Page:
Hit Your Irons A Full Club Longer
I am seeing ads from a number of iron manufacturers this year which tout their new models of irons to be the longest ever made. Apparently, all these companies sequestered their mad scientists in top secret installations deep inside a mountain somewhere until they found the formula for increased distance with irons. And they tout that their new super-duper, kryptonite-loaded, pixie-dusted model “super game improvement” irons are going to give you tour-like distance.
Well, I’ve recognized that apparently the marketing wizards at the major brands have found out that golfers will buy anything if it promises more distance. So, I went into my lab and I found a way to help any golfer hit all his or her irons a full club further, too. And I’m going to give this discovery away complete FREE. No strings attached. Right here, right now.
All you have to do is take a piece of silver duct tape and cover the number on the bottom of each iron. Then you take a permanent Sharpie marker and write the next higher number on the tape. Your 5-iron now has a “6” on it, your 8-iron now has a “9”, and so on. And voila, you are a full club longer than you used to be!!!
As silly as that sounds, that’s exactly what these companies are doing, and then trying to sell that “advancement” as some kind of technology breakthrough. These new longer-hitting irons are all sporting specifications that are not much different from my totally FREE solution. The “P-clubs” have as little as 43* of loft, the 9-irons are what your previous 8-iron was in both loft and length. But you’ll find that under close examination, the 4-irons in these sets are only a little stronger than your current one.
So, what these sets do to your golf game is compress the range of distances you get between your longest iron and your shortest, creating a large gap in distance between your “P-club” and your gap wedge, and leaving you a big hole right in prime scoring range.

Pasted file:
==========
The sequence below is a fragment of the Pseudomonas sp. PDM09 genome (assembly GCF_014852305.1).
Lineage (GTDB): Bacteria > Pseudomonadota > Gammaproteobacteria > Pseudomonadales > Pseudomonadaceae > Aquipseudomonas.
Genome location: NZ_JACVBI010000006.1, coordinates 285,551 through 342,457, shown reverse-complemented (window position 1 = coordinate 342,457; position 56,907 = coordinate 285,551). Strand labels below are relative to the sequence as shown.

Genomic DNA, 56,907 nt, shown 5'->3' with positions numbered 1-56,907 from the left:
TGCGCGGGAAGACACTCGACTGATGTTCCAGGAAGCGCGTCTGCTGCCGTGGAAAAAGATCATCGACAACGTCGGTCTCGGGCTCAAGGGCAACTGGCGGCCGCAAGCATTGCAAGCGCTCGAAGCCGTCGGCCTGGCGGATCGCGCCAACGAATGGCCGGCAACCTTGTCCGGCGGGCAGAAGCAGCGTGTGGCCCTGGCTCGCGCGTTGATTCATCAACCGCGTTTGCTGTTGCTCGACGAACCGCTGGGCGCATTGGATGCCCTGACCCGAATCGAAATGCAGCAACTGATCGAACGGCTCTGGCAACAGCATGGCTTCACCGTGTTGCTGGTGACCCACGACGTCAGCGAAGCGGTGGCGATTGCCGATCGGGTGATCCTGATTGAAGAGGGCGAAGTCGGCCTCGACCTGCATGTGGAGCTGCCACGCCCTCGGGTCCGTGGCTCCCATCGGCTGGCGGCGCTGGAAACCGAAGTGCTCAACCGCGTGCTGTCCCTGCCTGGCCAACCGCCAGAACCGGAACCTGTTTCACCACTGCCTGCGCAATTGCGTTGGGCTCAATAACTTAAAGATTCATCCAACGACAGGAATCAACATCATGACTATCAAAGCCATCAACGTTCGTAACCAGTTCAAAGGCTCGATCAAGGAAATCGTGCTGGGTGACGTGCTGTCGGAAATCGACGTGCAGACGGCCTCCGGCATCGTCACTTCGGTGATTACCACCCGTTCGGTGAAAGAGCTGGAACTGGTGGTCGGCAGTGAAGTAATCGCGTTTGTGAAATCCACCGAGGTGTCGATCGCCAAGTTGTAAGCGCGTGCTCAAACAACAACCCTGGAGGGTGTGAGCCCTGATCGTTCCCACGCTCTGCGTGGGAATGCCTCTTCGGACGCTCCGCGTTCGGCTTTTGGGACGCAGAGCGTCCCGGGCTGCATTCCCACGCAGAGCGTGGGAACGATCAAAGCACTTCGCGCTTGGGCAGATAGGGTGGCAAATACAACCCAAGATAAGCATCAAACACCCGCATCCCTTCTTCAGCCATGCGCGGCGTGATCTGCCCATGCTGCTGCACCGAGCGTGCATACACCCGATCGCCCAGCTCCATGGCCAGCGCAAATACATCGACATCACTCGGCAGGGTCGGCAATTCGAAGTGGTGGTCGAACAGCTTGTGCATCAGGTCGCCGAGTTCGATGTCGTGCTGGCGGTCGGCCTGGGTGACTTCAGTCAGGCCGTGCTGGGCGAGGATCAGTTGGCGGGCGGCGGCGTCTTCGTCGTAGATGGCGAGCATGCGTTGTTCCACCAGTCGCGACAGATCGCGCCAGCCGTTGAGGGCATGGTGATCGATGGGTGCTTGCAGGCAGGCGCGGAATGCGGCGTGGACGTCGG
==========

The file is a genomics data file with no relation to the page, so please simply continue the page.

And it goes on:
And your scores will suffer. Trust me.
This obsession with distance is ludicrous in my opinion. I wrote a few weeks ago about every golfer’s need to have a sequence of yardages from around 200 to 80 or so, where you know exactly how to hit a shot each distance. It doesn’t matter what number is on the sole of the club. If you are 135 yards from the flag, you need a club that will deliver close to that distance consistently, right? There are no bonus points for doing it with a 9-iron over a 7-iron.
Luke Donald is the proof.
Congratulations to Luke Donald for capturing the pole position as the #1 player in the world. There’s no question he’s playing better this year than anyone. His stats for wins and top 10s back that up. And he proves that the game belongs to the big, strong bombers who hit it 300+ every time, and can stick a 9-iron from 165 yards.
Wait, that’s not right. Luke Donald is 5’9” tall, and weighs 160 lbs. His driving distance is a full 30 yards behind Dustin Johnson’s and 11 yards shorter than the tour average.
But Mr. Donald is 10% more accurate off the tee than the tour average, he hits almost 10% more greens than the average and his scrambling success is almost 20% better than the tour average. Hmmmmmm. Maybe the game doesn’t belong to the bombers?
The moral of this story is that if you want to get better, an extra ten yards with your irons isn’t the answer. Accuracy is. And that means distance accuracy as well as direction accuracy. If you are playing the right set of tees for your skill level, you’ll hit the bulk of your approach shots with a 7-iron or less. You’ll have a par four or two and a par-three that test your longest approach clubs, and you won’t have a remote chance of getting home in two shots on more than one par five, if any at all.
But, if you hit your drives in the fairway, hit your approaches close to the green (regardless of what club you hit), and learn how to get it up and down a higher percentage of the time, your handicap will come down.
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[ comments ]
Great advice and it's been working for me lately. I've always used the club that delivers the distance I expect regardless of the engraved number and I've now started swinging easier.
Surprizingly I've actually increased my distance a bit and greatly improved my accuracy,
Great advice, however I am a member of a championship course, whereby my approach shots can be any club between an 8 iron and a 3 wood. Sometimes a driver is required on par 3's. My handicap rose from 7.5 to 10.5 and has recently reduced to 8.9; in the matter of 2 years since joining. I average 235yds off tee and thinking about getting a 46" long shafted driver, does anyone have advice on this please?
I agree that accuracy is key but is the 9 iron not more forgiving that the 7 iron ?? just wondering
Good advice. Bobbyson, I agree, the 9 iron seems more forgiving to me as well, until I remember they are both "user operated." I find my 7 plays better when I spend more time swinging it on the range. That approach, however, has yet to help me with the driver (lol).
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